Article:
Raising The Sultana

Josephus Test: A Sultana Death


Sylvia Clemons | 25 April 2015 | Comment(s)

Josephus Israel Test was born in 1822 to Benjamin Franklin Test and Abigail Cornwell in New Hope, Brown County, Ohio.  Census in 1840 lists him as living in Tate Township, Clermont County, Ohio.  Test married Sarah Landon on November 14, 1858 in Ohio.  They had four children:  George was born around 1860, Maxie M, Eva E, and Rebecca J who was born around 1863. 

Test joined the military on May 2, 1864 to the 153rd Regiment Infantry.  It was organized at Camp Dennison, Ohio.  He was mustered in on May 10, 1864 and they left state for Harper’s Ferry, West Virginia.  There they were on guard duty along the line of the Baltimore and Ohio Railroad system until June 29.  On July 3rd a brigade encountered a scouting party of the 153rd under the command of Lieutenant Colonel Leeds at Hammack’s Mills, Oldtown which is also known as North River Mills.  The larger Confederate forces captured 34 men and killed one officer. All in all 3 were killed and 7 others wounded. Test was one of the 34 men that was captured that day and taken to Andersonville Prison where he stayed until they were exchanged on April 12, 1865 at Vicksburg, Mississippi. 

On April 25 he boarded the Sultana Steamboat along with around 2000 other Union Soldiers. On April 27, 1865 the Sultana Steamboat boilers exploded.  It is only by the testimony of William Lugenbeal that we know the fate of Josephus Test.  Lugenbeal mentioned Test in his recount of that horrible night in Chester Berry’s book, Loss of the Sultana and Reminiscences of Survivors: Hisotry of a Disaster.  He said when the explosion happened that he was on the second deck and a piece of timber had went through his partner’s body killing him instantly.  We can only imagine if they had met while held captive at Andersonville Prison or maybe it was while they were at Camp Fisk.  They may have just so happen sit next to each other after boarding the steamboat itself.  Then we can only imagine that their conversations were about their families they were returning home to.   Even though we don’t know how they met, we do know that Lugenbeal thought enough about Test to mention him so that he would never be forgotten. Test would never make it back home to his family as the Mississippi River became his watery grave that night.  We must continue to share his story as well as all the other passengers who boarded that steamboat 150 years ago.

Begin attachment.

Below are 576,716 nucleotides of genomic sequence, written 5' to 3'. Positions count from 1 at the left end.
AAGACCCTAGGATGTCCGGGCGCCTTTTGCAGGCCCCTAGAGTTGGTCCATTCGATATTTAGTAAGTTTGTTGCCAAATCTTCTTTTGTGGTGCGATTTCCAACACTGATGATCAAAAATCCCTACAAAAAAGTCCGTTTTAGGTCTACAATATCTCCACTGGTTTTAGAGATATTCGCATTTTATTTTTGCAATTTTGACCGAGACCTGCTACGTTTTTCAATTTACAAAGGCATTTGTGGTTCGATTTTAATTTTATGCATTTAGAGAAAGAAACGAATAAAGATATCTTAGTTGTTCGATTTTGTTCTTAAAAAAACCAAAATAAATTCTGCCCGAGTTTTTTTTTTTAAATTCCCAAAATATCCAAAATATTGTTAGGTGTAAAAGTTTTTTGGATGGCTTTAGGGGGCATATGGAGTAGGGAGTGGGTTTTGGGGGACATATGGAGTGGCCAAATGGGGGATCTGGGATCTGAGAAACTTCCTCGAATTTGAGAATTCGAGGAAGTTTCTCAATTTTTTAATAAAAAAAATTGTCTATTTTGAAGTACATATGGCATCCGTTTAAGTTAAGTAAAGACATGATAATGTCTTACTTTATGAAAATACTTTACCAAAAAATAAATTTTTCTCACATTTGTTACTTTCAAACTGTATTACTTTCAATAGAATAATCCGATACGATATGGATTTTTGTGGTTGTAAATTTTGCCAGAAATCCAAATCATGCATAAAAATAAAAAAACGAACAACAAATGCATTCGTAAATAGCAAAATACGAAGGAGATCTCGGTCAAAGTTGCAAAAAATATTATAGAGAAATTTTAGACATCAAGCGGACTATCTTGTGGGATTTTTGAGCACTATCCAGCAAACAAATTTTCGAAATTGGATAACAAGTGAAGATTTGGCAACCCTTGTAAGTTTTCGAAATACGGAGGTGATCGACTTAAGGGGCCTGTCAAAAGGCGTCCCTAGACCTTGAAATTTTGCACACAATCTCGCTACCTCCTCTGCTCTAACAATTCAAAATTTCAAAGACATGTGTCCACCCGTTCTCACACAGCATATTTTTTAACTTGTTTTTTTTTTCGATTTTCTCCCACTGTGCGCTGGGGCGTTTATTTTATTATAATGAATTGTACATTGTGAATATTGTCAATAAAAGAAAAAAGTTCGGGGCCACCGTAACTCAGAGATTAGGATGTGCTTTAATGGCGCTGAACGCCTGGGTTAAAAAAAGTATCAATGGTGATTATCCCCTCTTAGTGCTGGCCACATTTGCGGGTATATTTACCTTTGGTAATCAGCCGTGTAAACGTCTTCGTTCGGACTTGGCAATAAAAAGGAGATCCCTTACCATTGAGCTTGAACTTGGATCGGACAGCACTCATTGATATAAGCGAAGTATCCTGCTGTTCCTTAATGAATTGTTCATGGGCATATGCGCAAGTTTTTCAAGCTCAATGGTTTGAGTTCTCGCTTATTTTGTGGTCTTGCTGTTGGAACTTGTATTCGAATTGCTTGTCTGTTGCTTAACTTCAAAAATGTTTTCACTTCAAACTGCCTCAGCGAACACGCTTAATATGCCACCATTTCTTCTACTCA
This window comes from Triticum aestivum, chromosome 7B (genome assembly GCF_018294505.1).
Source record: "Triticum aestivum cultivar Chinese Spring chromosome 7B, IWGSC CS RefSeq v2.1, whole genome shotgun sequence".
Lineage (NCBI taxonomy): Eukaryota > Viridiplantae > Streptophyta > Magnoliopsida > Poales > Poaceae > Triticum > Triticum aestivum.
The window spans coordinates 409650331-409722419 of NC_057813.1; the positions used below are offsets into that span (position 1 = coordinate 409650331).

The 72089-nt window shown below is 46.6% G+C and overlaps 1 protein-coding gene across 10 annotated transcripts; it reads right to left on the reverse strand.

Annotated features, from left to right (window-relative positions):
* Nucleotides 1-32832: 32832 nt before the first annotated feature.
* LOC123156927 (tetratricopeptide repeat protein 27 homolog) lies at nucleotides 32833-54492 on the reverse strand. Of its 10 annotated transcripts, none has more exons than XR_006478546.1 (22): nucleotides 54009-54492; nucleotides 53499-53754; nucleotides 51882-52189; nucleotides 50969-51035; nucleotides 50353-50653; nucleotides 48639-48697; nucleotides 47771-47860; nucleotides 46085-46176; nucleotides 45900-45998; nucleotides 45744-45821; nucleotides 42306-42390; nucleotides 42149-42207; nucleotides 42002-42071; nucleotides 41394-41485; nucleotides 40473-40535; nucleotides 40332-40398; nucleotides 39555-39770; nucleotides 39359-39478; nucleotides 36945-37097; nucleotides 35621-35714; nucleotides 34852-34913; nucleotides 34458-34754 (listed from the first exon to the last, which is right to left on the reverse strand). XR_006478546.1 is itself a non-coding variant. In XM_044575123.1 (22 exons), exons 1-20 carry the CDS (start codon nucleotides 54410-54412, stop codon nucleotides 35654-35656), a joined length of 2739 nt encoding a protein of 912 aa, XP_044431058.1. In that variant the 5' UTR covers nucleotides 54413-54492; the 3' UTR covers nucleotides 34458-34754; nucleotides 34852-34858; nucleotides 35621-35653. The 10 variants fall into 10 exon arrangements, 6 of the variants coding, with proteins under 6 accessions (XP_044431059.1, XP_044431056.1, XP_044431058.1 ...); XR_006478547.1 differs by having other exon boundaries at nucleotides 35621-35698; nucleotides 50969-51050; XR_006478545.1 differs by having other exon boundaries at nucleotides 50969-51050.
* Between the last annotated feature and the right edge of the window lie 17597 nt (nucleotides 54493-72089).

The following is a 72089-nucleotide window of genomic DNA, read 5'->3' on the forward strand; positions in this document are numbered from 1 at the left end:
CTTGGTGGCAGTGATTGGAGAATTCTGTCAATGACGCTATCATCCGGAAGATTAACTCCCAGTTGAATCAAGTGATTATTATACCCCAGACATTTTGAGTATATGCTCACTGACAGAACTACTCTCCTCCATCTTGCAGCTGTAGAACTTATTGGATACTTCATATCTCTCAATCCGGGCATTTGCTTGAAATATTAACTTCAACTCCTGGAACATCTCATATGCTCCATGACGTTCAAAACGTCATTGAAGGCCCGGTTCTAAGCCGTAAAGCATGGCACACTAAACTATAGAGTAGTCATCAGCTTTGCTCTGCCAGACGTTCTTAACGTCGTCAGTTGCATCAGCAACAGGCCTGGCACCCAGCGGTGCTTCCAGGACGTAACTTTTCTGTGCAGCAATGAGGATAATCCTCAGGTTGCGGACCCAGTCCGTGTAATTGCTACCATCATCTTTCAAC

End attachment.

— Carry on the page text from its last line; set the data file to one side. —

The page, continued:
Sources: 

Ancestory.com

Family Search.org

Civilwarprisoners.com

Southern Historical Society Papers/ West Virginia Battles 1864 http://www.researchonline.net/wvcw/battles1864.htm

A compendium of the War of the Rebellion, Volume 1   http://www.ohiocivilwar.com/cw153.html

Complete Regular Army Register of the United States for One Hundred Years Engagement and Battles pg. 182 https://books.google.com/books?id=_CxFAQAAMAAJ&pg=RA1-PA183&lpg=RA1-PA183&dq=Hammack+Mills,+West+Virginia&source=bl&ots=MIDS1w5Z53&sig=c0J-swSsDNHj88YaC9lRryenCvM&hl=en&sa=X&ei=l3IyVfksxMewBdeWgfgK&ved=0CB4Q6AEwAA#v=onepage&q=Hammack Mills, West Virginia&f=false   

Loss of the Sultana and Reminiscences of Survivors: History of a Disaster ...  By Chester D. Berry https://books.google.com/books?id=CEh3AAAAMAAJ&pg=PA423&lpg=PA423&dq=john+henry+king+9th+Indiana+Cav...